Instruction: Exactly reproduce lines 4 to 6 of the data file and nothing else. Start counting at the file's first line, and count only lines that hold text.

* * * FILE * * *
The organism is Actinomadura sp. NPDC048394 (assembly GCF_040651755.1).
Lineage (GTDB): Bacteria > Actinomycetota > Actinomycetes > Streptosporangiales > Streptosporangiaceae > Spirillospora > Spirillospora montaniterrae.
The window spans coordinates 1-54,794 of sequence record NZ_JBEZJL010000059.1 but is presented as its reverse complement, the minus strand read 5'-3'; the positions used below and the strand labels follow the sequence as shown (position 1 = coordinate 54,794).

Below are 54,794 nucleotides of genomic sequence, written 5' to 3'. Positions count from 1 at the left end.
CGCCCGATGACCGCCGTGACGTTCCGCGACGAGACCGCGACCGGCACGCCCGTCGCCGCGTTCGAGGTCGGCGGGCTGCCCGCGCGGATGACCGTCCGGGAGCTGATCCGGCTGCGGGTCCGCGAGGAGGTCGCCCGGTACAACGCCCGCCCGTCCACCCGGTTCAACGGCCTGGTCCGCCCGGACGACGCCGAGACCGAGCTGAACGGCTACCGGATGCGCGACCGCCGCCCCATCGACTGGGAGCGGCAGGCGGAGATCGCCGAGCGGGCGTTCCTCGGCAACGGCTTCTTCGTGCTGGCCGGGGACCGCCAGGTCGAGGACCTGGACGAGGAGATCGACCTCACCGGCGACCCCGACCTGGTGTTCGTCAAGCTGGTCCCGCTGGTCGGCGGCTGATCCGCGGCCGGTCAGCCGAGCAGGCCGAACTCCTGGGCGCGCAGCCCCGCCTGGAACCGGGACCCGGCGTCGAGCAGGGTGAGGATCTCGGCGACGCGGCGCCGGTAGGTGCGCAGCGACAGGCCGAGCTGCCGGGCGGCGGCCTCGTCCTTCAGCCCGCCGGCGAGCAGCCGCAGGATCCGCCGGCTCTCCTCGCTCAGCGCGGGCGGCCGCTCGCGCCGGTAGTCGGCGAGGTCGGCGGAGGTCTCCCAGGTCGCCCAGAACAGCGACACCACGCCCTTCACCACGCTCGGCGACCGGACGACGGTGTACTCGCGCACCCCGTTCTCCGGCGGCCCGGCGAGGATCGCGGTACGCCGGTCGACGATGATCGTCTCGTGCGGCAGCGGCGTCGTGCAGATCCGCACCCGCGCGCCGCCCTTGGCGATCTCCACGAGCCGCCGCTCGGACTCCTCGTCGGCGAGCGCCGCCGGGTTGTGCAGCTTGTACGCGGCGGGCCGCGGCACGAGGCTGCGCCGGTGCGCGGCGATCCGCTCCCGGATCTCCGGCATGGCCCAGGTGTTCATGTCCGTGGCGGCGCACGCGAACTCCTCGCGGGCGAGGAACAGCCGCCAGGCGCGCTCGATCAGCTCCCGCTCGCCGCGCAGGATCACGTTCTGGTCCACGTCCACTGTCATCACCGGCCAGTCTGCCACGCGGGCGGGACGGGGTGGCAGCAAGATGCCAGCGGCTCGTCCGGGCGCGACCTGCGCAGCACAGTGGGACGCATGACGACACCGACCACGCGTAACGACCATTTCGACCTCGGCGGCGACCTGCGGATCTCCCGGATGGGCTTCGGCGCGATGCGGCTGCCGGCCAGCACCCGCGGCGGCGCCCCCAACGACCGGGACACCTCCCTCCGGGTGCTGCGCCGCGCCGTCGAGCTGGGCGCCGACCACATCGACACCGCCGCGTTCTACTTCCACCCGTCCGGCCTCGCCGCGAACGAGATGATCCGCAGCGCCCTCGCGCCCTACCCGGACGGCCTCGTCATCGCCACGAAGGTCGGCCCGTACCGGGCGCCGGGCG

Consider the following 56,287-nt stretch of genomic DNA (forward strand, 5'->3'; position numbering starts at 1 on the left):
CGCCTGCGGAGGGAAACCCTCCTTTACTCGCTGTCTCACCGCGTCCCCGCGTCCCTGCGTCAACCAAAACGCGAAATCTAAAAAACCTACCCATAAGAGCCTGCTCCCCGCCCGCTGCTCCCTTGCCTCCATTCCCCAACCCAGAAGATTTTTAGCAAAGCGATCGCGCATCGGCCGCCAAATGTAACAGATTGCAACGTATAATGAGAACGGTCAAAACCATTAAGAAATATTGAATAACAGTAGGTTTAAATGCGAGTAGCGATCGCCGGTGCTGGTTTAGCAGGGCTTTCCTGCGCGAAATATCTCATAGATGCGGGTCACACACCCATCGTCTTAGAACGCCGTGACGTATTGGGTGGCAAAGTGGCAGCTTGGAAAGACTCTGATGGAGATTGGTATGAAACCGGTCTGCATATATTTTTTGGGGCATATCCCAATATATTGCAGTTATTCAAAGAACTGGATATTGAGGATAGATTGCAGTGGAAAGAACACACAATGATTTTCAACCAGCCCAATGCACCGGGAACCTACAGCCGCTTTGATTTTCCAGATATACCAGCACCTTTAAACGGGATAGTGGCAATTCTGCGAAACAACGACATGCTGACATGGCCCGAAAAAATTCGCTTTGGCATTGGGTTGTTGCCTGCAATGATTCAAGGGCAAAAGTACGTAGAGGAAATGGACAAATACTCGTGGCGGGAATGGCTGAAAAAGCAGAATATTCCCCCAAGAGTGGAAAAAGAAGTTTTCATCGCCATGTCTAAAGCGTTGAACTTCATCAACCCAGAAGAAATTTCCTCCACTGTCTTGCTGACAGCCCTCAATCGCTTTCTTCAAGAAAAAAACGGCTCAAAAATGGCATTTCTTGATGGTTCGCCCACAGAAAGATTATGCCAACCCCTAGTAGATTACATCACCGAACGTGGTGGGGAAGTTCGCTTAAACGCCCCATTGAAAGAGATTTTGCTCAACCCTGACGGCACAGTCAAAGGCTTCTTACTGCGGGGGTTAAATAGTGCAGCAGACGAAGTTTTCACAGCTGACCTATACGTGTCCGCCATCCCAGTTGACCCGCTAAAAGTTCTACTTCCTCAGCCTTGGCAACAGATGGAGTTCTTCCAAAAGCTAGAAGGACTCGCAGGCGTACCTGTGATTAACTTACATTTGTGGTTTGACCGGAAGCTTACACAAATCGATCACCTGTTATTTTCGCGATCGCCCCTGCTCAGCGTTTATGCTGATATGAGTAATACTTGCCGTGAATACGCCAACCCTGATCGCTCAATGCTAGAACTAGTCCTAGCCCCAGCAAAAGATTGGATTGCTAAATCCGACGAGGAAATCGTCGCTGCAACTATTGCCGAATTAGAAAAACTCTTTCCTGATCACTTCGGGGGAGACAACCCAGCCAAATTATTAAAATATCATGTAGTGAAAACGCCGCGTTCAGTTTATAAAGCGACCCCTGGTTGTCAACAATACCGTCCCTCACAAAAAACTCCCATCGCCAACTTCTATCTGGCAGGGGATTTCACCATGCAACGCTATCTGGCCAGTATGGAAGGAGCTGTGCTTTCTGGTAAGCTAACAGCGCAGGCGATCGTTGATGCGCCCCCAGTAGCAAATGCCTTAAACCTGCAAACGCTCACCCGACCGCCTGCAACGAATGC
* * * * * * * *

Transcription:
Below are 54,794 nucleotides of genomic sequence, written 5' to 3'. Positions count from 1 at the left end.
CGCCCGATGACCGCCGTGACGTTCCGCGACGAGACCGCGACCGGCACGCCCGTCGCCGCGTTCGAGGTCGGCGGGCTGCCCGCGCGGATGACCGTCCGGGAGCTGATCCGGCTGCGGGTCCGCGAGGAGGTCGCCCGGTACAACGCCCGCCCGTCCACCCGGTTCAACGGCCTGGTCCGCCCGGACGACGCCGAGACCGAGCTGAACGGCTACCGGATGCGCGACCGCCGCCCCATCGACTGGGAGCGGCAGGCGGAGATCGCCGAGCGGGCGTTCCTCGGCAACGGCTTCTTCGTGCTGGCCGGGGACCGCCAGGTCGAGGACCTGGACGAGGAGATCGACCTCACCGGCGACCCCGACCTGGTGTTCGTCAAGCTGGTCCCGCTGGTCGGCGGCTGATCCGCGGCCGGTCAGCCGAGCAGGCCGAACTCCTGGGCGCGCAGCCCCGCCTGGAACCGGGACCCGGCGTCGAGCAGGGTGAGGATCTCGGCGACGCGGCGCCGGTAGGTGCGCAGCGACAGGCCGAGCTGCCGGGCGGCGGCCTCGTCCTTCAGCCCGCCGGCGAGCAGCCGCAGGATCCGCCGGCTCTCCTCGCTCAGCGCGGGCGGCCGCTCGCGCCGGTAGTCGGCGAGGTCGGCGGAGGTCTCCCAGGTCGCCCAGAACAGCGACACCACGCCCTTCACCACGCTCGGCGACCGGACGACGGTGTACTCGCGCACCCCGTTCTCCGGCGGCCCGGCGAGGATCGCGGTACGCCGGTCGACGATGATCGTCTCGTGCGGCAGCGGCGTCGTGCAGATCCGCACCCGCGCGCCGCCCTTGGCGATCTCCACGAGCCGCCGCTCGGACTCCTCGTCGGCGAGCGCCGCCGGGTTGTGCAGCTTGTACGCGGCGGGCCGCGGCACGAGGCTGCGCCGGTGCGCGGCGATCCGCTCCCGGATCTCCGGCATGGCCCAGGTGTTCATGTCCGTGGCGGCGCACGCGAACTCCTCGCGGGCGAGGAACAGCCGCCAGGCGCGCTCGATCAGCTCCCGCTCGCCGCGCAGGATCACGTTCTGGTCCACGTCCACTGTCATCACCGGCCAGTCTGCCACGCGGGCGGGACGGGGTGGCAGCAAGATGCCAGCGGCTCGTCCGGGCGCGACCTGCGCAGCACAGTGGGACGCATGACGACACCGACCACGCGTAACGACCATTTCGACCTCGGCGGCGACCTGCGGATCTCCCGGATGGGCTTCGGCGCGATGCGGCTGCCGGCCAGCACCCGCGGCGGCGCCCCCAACGACCGGGACACCTCCCTCCGGGTGCTGCGCCGCGCCGTCGAGCTGGGCGCCGACCACATCGACACCGCCGCGTTCTACTTCCACCCGTCCGGCCTCGCCGCGAACGAGATGATCCGCAGCGCCCTCGCGCCCTACCCGGACGGCCTCGTCATCGCCACGAAGGTCGGCCCGTACCGGGCGCCGGGCG

Consider the following 56,287-nt stretch of genomic DNA (forward strand, 5'->3'; position numbering starts at 1 on the left):